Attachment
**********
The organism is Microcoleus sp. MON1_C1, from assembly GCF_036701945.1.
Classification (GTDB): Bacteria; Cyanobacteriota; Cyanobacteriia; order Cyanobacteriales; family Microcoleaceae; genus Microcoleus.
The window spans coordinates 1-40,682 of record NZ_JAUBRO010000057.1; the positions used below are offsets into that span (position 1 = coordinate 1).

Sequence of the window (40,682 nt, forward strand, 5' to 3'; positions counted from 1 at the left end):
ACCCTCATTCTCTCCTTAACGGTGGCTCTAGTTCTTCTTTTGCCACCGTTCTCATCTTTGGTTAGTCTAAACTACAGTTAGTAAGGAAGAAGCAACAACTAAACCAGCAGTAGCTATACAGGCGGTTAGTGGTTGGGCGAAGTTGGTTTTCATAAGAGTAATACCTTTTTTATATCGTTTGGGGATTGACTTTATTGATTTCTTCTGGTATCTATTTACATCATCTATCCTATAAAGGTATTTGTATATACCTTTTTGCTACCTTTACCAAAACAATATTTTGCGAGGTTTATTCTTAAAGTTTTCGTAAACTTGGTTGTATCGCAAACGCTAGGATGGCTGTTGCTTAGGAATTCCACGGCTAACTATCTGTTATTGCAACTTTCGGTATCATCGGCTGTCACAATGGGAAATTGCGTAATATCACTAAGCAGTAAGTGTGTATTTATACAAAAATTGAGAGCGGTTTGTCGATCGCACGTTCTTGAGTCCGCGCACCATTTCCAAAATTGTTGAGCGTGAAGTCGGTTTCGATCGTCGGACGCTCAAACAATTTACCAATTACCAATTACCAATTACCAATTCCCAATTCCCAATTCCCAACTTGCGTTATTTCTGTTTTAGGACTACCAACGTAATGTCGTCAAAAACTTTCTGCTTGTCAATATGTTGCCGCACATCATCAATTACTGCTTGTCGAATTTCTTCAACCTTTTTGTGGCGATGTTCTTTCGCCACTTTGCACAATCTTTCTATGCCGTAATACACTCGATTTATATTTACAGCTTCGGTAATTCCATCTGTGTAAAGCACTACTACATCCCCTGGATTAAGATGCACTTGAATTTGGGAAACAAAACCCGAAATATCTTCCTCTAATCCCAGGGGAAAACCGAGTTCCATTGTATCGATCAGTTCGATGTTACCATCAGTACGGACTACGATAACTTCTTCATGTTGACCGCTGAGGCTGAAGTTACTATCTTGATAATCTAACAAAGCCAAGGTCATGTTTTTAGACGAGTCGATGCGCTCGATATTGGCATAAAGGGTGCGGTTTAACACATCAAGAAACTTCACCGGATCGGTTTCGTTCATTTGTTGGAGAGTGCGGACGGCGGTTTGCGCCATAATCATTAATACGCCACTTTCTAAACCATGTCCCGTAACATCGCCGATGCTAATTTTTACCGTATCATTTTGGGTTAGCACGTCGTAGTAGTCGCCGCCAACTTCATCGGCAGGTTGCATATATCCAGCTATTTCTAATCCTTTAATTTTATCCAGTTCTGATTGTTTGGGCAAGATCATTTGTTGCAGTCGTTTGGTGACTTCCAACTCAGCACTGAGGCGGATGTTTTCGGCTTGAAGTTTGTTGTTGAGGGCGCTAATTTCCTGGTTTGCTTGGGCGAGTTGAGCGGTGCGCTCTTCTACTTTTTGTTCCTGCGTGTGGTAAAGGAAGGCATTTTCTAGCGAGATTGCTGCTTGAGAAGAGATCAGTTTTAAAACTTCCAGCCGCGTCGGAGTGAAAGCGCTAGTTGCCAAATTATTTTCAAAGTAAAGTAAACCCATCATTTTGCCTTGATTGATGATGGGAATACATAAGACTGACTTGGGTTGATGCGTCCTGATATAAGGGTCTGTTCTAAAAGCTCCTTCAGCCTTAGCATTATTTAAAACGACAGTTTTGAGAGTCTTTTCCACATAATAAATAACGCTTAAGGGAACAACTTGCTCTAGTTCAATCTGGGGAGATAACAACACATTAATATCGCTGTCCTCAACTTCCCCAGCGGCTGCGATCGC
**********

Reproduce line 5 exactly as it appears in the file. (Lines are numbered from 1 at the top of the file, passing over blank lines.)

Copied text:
ACCCTCATTCTCTCCTTAACGGTGGCTCTAGTTCTTCTTTTGCCACCGTTCTCATCTTTGGTTAGTCTAAACTACAGTTAGTAAGGAAGAAGCAACAACTAAACCAGCAGTAGCTATACAGGCGGTTAGTGGTTGGGCGAAGTTGGTTTTCATAAGAGTAATACCTTTTTTATATCGTTTGGGGATTGACTTTATTGATTTCTTCTGGTATCTATTTACATCATCTATCCTATAAAGGTATTTGTATATACCTTTTTGCTACCTTTACCAAAACAATATTTTGCGAGGTTTATTCTTAAAGTTTTCGTAAACTTGGTTGTATCGCAAACGCTAGGATGGCTGTTGCTTAGGAATTCCACGGCTAACTATCTGTTATTGCAACTTTCGGTATCATCGGCTGTCACAATGGGAAATTGCGTAATATCACTAAGCAGTAAGTGTGTATTTATACAAAAATTGAGAGCGGTTTGTCGATCGCACGTTCTTGAGTCCGCGCACCATTTCCAAAATTGTTGAGCGTGAAGTCGGTTTCGATCGTCGGACGCTCAAACAATTTACCAATTACCAATTACCAATTACCAATTCCCAATTCCCAATTCCCAACTTGCGTTATTTCTGTTTTAGGACTACCAACGTAATGTCGTCAAAAACTTTCTGCTTGTCAATATGTTGCCGCACATCATCAATTACTGCTTGTCGAATTTCTTCAACCTTTTTGTGGCGATGTTCTTTCGCCACTTTGCACAATCTTTCTATGCCGTAATACACTCGATTTATATTTACAGCTTCGGTAATTCCATCTGTGTAAAGCACTACTACATCCCCTGGATTAAGATGCACTTGAATTTGGGAAACAAAACCCGAAATATCTTCCTCTAATCCCAGGGGAAAACCGAGTTCCATTGTATCGATCAGTTCGATGTTACCATCAGTACGGACTACGATAACTTCTTCATGTTGACCGCTGAGGCTGAAGTTACTATCTTGATAATCTAACAAAGCCAAGGTCATGTTTTTAGACGAGTCGATGCGCTCGATATTGGCATAAAGGGTGCGGTTTAACACATCAAGAAACTTCACCGGATCGGTTTCGTTCATTTGTTGGAGAGTGCGGACGGCGGTTTGCGCCATAATCATTAATACGCCACTTTCTAAACCATGTCCCGTAACATCGCCGATGCTAATTTTTACCGTATCATTTTGGGTTAGCACGTCGTAGTAGTCGCCGCCAACTTCATCGGCAGGTTGCATATATCCAGCTATTTCTAATCCTTTAATTTTATCCAGTTCTGATTGTTTGGGCAAGATCATTTGTTGCAGTCGTTTGGTGACTTCCAACTCAGCACTGAGGCGGATGTTTTCGGCTTGAAGTTTGTTGTTGAGGGCGCTAATTTCCTGGTTTGCTTGGGCGAGTTGAGCGGTGCGCTCTTCTACTTTTTGTTCCTGCGTGTGGTAAAGGAAGGCATTTTCTAGCGAGATTGCTGCTTGAGAAGAGATCAGTTTTAAAACTTCCAGCCGCGTCGGAGTGAAAGCGCTAGTTGCCAAATTATTTTCAAAGTAAAGTAAACCCATCATTTTGCCTTGATTGATGATGGGAATACATAAGACTGACTTGGGTTGATGCGTCCTGATATAAGGGTCTGTTCTAAAAGCTCCTTCAGCCTTAGCATTATTTAAAACGACAGTTTTGAGAGTCTTTTCCACATAATAAATAACGCTTAAGGGAACAACTTGCTCTAGTTCAATCTGGGGAGATAACAACACATTAATATCGCTGTCCTCAACTTCCCCAGCGGCTGCGATCGC